Genotypey by environment interaction, genetic variability and path analysis for grain yield in elite soybean [Glycine max (L.) Merrill] lines.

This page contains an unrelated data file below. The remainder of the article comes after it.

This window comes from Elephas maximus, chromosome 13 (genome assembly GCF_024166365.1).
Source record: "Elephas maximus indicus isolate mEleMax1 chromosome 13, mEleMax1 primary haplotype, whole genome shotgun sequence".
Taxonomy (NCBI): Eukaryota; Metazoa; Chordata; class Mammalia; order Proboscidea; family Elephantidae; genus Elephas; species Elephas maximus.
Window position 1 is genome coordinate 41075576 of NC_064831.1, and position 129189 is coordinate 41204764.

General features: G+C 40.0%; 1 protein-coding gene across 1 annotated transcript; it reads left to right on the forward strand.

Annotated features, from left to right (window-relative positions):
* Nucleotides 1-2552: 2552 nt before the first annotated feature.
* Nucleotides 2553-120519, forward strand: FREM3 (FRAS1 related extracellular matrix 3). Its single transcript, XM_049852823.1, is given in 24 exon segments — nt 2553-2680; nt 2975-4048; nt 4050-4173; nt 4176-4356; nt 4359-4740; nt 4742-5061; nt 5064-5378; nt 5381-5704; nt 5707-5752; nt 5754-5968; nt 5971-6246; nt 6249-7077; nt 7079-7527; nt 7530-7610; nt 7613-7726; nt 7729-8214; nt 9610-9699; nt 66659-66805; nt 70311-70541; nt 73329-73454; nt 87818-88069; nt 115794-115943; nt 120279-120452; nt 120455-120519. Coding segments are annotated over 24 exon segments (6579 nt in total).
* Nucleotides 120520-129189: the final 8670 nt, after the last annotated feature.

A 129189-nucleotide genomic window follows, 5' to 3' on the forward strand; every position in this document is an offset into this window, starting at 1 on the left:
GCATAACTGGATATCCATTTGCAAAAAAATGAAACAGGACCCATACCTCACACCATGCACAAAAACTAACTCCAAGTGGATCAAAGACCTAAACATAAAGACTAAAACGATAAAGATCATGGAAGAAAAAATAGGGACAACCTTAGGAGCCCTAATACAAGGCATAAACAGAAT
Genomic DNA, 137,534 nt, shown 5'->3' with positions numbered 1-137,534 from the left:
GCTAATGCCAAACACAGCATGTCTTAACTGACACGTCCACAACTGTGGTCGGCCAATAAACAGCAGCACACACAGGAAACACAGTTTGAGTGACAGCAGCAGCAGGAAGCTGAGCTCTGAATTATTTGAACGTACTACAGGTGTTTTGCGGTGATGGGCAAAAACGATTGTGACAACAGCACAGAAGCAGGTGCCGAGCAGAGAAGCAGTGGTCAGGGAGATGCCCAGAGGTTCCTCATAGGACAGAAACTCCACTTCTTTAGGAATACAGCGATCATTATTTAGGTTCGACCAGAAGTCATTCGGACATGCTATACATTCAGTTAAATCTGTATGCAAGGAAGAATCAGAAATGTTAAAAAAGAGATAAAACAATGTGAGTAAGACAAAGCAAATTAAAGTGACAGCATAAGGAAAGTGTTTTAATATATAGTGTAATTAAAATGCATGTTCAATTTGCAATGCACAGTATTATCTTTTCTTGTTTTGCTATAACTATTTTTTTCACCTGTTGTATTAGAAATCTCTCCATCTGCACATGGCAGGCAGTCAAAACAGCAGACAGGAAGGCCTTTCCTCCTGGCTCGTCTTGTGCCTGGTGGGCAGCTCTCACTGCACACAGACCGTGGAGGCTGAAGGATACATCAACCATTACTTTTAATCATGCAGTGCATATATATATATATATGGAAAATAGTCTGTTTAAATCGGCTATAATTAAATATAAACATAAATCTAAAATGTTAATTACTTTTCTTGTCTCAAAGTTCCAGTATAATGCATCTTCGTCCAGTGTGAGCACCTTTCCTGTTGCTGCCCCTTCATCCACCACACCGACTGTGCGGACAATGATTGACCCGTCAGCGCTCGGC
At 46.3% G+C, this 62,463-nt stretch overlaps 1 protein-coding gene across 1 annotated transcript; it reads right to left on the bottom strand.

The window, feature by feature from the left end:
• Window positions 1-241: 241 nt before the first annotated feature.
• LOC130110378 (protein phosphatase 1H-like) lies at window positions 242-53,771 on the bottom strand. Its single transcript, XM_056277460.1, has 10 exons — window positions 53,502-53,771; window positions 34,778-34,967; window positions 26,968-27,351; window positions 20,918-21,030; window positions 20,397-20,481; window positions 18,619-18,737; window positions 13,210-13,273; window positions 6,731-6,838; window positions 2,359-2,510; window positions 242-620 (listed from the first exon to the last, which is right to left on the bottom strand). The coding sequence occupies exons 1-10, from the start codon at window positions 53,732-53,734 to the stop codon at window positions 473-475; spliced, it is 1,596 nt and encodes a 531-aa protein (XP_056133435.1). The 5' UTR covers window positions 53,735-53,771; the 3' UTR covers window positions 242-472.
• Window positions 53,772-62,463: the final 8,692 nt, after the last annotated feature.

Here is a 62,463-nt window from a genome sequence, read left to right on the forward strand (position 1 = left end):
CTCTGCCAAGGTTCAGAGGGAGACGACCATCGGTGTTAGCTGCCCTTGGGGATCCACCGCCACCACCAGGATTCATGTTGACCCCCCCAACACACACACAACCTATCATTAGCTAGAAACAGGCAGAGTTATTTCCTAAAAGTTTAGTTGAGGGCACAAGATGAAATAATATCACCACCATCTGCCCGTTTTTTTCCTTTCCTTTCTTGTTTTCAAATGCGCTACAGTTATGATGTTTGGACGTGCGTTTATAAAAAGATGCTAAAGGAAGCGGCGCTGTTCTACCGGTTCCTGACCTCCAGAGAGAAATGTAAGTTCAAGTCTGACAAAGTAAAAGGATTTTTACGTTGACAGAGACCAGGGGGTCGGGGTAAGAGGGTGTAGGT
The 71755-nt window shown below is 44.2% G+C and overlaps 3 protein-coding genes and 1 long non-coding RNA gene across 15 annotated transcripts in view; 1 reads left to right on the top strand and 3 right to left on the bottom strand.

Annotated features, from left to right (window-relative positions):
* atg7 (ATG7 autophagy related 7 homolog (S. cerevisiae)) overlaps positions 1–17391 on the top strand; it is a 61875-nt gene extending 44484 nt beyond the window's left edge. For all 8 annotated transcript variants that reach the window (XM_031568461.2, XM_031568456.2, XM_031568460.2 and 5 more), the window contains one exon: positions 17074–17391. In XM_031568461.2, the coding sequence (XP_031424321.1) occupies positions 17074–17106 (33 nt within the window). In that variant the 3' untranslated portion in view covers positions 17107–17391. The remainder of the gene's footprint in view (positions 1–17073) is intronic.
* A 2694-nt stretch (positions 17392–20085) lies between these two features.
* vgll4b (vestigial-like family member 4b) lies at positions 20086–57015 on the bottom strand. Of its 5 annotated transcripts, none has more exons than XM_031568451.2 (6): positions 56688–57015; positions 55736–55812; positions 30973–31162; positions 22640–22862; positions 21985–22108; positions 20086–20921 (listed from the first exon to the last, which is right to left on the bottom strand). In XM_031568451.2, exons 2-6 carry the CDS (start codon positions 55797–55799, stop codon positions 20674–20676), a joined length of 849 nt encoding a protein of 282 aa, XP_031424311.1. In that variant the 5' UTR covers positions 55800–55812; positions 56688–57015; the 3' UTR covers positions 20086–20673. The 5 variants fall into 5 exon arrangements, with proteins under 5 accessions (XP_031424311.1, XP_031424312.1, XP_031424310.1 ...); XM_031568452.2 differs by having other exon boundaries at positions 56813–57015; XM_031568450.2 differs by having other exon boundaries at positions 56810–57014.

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Soybean [Glycine max (L.) Merrill] is the world’s leading source of protein and vegetable oil. However, its productivity is still low in the region due to limited availability of stable and high yielding cultivars. Therefore, the objectives of this study were: (1) to determine the magnitude of genotype by environment interaction and stability of elite soybean lines for seed yield, (2) to establish trait profiles of 25 soybean genotypes and to study the associations among characters, their direct and indirect effects on grain yield and (3) to estimate genetic parameters of traits related to seed yield and to analyse genetic diversity among elite soybean lines. To achieve these objectives, 25 genotypes (20 elite soybean lines and five commercial checks) were evaluated in multi-location trials conducted in the 2017/18 rainy season using six sites in four countries viz. Zambia, Malawi, Zimbabwe and Mozambique. Both AMMI and GGE biplot analyses indicated Lusaka West as the highest yielding and most informative environment and could be useful for selecting specifically adapted genotypes. Rattray Arnold Research Station was the most ideal environment as it was both informative and highly representative. The soybean lines TGx2002-17DM, TGx2001-10DM, TGx2001-18DM, TGx2014-24FM, TGx2001-6FM and TGx2002-3DM exhibited specific adaptation. Both GGE and AMMI models showed that TGx2014-5GM was more stable than the checks and was second to the highest yielding check. The genotype by trait (GT) and correlation coefficient analyses revealed that pod number per plant and hundred seed weight were the most positively correlated traits with grain yield, while days to 50% flowering had a negative association with grain yield. Sequential path analysis, showed that the number of pods per plant and hundred seed weight had the highest positive and significant direct effects on seed yield, implying that these two traits could be used as selection criteria for seed yield in soybean. The soybean lines TGx2014-5GM and TGx2002-23DM had good combinations of high yields with large seed size and high pod number. The analysis of genetic variability showed small differences between PCV and GCV values for all the traits except for pod clearance. This implied that there were minimal effects of the environment and high contribution of the genes in the phenotypic expression of the traits, except for pod clearance, which was more affected by the environment. Moderate GCV values of 13.45% and 13.49%, high heritability values of 70% and 69% and GAM values of 23.24% and 23.04% were recorded for grain yield and number of pods per plant, respectively. Only two principal components, PC1 and PC2 accounted for the variation, with a cumulative contribution of 68.25%. All the seven traits were useful in discriminating the genotypes as they had high eigenvalues in either PC1 or PC2. The 25 soybean genotypes were grouped into two main clusters, which were further sub-divided into eight sub-clusters based on the seven morphological characters. The genotypes TGx2014-5GM, checks SC Safari and SC Squire in sub-cluster 6 had the highest means of the most desirable traits (large seed size, high pod number per plant and seed yield). The three genotypes could be used in hybridisation programmes for improvement of grain yield, seed size and number of pods of the genotypes. Overall, the study identified soybean lines that could potentially be released as cultivars in the four southern African countries or used as parents in future soybean improvement programmes. It also revealed traits that could be used for indirect selection of seed yield and high genetic diversity among the genotypes for possible exploitation in soybean breeding programmes to increase seed yield.